Kwesi Nyantakyi and the Highlander!

Sat, 12 Oct 2013 Source: Richard Annerquaye ABBEY

The President of the Ghana Football Association, Kwesi Nyantakyi, definitely seems to be a very hard nut to crack. That his leadership has achieved a lot for Ghana football is never in doubt. However, the man has been overtaken by recent events. With each passing day, it becomes clearer that the man has definitely run short of ideas.

Let’s take the issue of Richard Kingson’s (aka Olele) recent call-up into the Black Stars for the World Cup qualifier against Egypt as an example. Of course, Mr. Nyantakyi is not the head coach, but he seemed to have led the campaign for Olele’s return to the Black Stars.

For me, I will never lambast Olele for anything. What is his crime? That he has accepted to represent his country? Many people have called the age of the veteran goalkeeper into question. That’s not surprising. Granted their allegations are true, age-cheating is a worldwide football canker.

Over the years most of the best goalkeepers we have had plied their trade in the domestic league; seldom did we have goalkeepers plying their trade abroad. So as the Nyantakyi-led FA began to forsake the league, some of these things were bound to happen.

It’s true we have a goalkeeping crisis in the Black Stars, and with Brazil 2014 within arm’s length we needed a solution as soon as possible. Richard Kingson definitely has long seen his glory days. But characteristic of leadership in this country, they always attempt solving short-term problems without thinking about long-term repercussions.

In this regard, I think the GFA and the coach of the Black Stars erred in recalling the veteran goalkeeper. No one should attempt convincing us that Olele is the best thing to have happened to the Black Stars. It may be true that in the land of the blind, a one-eyed man is made king. However, there are more able one-eyed men than the ex-Great Olympics goalkeeper.

There’s no need crying over spilt milk; the harm has been done already. What is important now is for us to rally together and not let this cause disunity in the camp of the Stars. But I must confess I really admire Olele’s commitment to the national team. At 35 – at least according to the official record – his desire to represent his national team is remarkable and exceptional.

Inasmuch as I disagree with Olele’s call-up, I think the character assassination the man has suffered will needlessly deter other older players who would still want to contribute to the national team’s cause. What’s the problem if he indeed is playing with his grandchildren? How’s that a crime?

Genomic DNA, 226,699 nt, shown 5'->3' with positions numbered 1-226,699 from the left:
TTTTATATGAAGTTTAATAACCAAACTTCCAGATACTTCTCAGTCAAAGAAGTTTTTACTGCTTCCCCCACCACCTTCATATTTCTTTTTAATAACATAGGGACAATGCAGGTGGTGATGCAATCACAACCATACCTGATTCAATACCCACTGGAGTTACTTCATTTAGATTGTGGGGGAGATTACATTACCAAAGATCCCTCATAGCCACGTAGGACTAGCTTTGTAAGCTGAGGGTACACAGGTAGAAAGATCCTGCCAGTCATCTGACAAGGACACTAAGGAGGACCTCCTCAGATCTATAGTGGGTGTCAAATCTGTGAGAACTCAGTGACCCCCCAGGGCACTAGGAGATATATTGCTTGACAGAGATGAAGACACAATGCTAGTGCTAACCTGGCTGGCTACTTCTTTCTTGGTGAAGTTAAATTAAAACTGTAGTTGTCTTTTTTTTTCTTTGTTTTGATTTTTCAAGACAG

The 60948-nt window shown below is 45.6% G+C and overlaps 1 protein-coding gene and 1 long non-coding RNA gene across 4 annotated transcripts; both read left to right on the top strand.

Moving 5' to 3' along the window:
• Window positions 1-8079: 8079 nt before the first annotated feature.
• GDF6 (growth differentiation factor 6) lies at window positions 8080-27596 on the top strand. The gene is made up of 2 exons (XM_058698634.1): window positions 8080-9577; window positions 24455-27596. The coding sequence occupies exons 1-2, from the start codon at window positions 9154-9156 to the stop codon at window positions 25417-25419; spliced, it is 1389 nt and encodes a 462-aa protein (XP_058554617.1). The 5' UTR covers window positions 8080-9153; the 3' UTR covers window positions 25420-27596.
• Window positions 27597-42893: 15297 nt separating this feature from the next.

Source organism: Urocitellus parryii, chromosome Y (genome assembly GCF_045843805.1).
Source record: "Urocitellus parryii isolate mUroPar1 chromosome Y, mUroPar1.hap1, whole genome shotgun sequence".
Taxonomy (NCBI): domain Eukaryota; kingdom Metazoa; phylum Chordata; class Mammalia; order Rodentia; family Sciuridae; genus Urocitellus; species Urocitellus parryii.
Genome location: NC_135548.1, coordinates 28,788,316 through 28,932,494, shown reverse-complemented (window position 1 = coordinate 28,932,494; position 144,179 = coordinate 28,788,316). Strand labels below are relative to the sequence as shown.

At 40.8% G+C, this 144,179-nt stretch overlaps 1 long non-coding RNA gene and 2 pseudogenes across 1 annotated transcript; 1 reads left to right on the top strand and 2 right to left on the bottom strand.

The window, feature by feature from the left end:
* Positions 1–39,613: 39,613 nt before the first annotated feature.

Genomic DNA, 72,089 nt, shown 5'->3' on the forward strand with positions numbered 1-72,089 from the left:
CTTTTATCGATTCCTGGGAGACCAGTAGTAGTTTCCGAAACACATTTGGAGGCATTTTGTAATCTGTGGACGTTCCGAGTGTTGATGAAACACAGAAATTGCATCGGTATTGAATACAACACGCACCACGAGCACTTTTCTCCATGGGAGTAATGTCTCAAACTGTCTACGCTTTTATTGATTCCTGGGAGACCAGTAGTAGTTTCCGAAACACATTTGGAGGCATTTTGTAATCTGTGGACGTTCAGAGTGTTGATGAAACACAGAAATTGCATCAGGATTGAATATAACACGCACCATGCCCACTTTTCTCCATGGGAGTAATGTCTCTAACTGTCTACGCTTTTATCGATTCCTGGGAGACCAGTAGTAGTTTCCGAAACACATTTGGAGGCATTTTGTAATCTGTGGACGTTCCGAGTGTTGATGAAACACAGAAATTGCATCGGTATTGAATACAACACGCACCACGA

And now to the Kevin Prince Boateng issue. After unceremoniously resigning from national team duties, he is back again with another World Cup opportunity on the horizon. I don’t subscribe to the arguments of those calling him an opportunist. Far from that.

What really I don’t get is why the GFA is sending distress signals that we can’t do without him. For Christ’s sake there have been many teams that have won major trophies without obviously their best stars playing. The absence of Cantona et al at France 98 is one example.

Let’s reward hard work. Those who have brought the team this far must be given a shot to further prove themselves. If we need to genuinely improve our team we are at liberty to do so, but not with players whose commitment is always in question.

Every member of the Black Stars must definitely earn his call-up by hard work and unwavering commitment. The fate of Laryea Kingson and Sammy Adjei in the run up to the World Cup 2006 was very painful. Which two players were more committed than these two? But we all know how the story ended: as “monkeys”, they worked hard only for the “baboons” to come and “chop”.

As we head into next week’s crucial World Cup qualifier against Egypt in Kumasi, it is likely that KPB will not feature due to a knock he suffered while playing for his club, Schalke 04. Of course, the coincidence of his injuries with Black Stars matches is causing a lot of people to raise eyebrows.

I’m not God to determine when next he will get injured, and neither am I a physio to determine the extent of his injuries, so we all must exercise restraint in our judgments. There’s a Ghanaian proverb which translates as, “If you pretend you are dead, you will be buried under pretence”. If the GFA truly want the best for Ghanaians, they should employ such a strategy. But of course they are not going to.

Kwasi Appiah’s failure to search hard for the talents out there and Nyatakyi’s failure to build a league that will grow home-based talents are what have brought us to a situation where we are scrambling for players to play for the Black Stars.

Meanwhile, if you wish for some fun, check out #Olelefacts, and good luck to the Black Stars!

I’m out.

Email: abbeykwei@gmail.com


The writer is the author of Rhythms of Thoughts, a column published in the Weekend edition of the Business and Financial Times (B&FT)

Source: Richard Annerquaye ABBEY